Published: Sat, September 08, 2018
Health Care | By Cedric Leonard

Airport Security Bins Could Be The Reason People Get Sick While Travelling

Airport Security Bins Could Be The Reason People Get Sick While Travelling

Next time you fly, approach airport security plastic security tubs cautiously, with a recent study showing these trays boast the highest levels of respiratory viruses at an worldwide airport.

The study says that plastic trays are thought to carry high numbers of viruses due to them being rapidly reused, as well as being touched by every single passenger that passes through an airport.

A 2015 study from Travelmath reported that the tray table was the number one offender, with the drinking fountain buttons and overhead air vents the most germ-filled surfaces. They found that luggage boxes at the security check area tested positive for four viruses, including influenza virus and rhinovirus, which causes the common cold. Fewer or no viruses were found in most toilet areas studied by scientists.

As you might imagine, the surface of each of these trays is likely to be touched by several hundred passengers as they cycle through the terminal each day.

So, the next time you plan to put your phones, laptops and keys in the security tray, it would be best to keep a sanitizer handy to keep away the germs.

Overall, the study found that 10 percent of the surfaces tested contained viruses.

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Interestingly, no respiratory viruses were found on toilet surfaces, they said.

According to the study, the trays are covered in pathogens that can cause everything from common cold to flu, pneumonia, bladder infection, SARS and even brain damage.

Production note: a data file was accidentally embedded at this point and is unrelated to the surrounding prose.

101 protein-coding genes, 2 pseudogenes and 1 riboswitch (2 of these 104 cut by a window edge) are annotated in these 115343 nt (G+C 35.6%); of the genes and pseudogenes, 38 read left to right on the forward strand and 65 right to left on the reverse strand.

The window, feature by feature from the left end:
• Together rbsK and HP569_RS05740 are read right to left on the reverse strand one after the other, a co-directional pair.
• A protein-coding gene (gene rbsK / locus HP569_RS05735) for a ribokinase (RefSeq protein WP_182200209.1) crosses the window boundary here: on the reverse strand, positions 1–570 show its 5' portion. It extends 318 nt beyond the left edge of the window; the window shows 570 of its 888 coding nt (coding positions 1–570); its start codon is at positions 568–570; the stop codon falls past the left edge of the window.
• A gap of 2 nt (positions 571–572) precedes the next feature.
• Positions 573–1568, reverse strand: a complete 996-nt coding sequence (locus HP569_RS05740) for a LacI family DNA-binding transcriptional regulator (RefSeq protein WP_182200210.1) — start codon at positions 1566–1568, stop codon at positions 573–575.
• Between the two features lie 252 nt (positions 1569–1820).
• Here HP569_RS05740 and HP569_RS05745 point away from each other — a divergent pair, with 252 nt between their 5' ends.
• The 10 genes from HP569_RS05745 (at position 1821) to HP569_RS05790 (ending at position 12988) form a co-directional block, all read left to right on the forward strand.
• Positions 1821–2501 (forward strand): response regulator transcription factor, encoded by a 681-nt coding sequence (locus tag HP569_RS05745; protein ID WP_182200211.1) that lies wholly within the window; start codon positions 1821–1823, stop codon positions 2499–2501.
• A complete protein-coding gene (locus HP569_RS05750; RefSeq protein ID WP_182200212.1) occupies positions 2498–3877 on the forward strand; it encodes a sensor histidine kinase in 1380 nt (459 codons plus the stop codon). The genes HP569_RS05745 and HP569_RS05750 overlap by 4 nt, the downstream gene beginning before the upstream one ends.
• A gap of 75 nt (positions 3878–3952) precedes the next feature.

"The presence of microbes in the environment of an airport has not been investigated previously", said Niina Ikonen, a virology expert at the Finnish institute, who was involved in the study.

Viral contamination of standard passenger pathways and procedures in an airport - such as security screening trays - "have the potential to be especially problematic if a severe pathogen with an indirect transmission mechanism were to pose a threat for global spread", the researchers note. They wrote that since passengers pay more attention to hygiene and hand washing in the washrooms, there are no respiratory viruses on these surfaces.

"These simple precautions can help prevent pandemics and are most important in crowded areas like airports that have a high volume of people traveling to and from many different parts of the world", Jonathan Van Tam, a professor of health protection at the University of Nottingham's School of Medicine, added in a statement.

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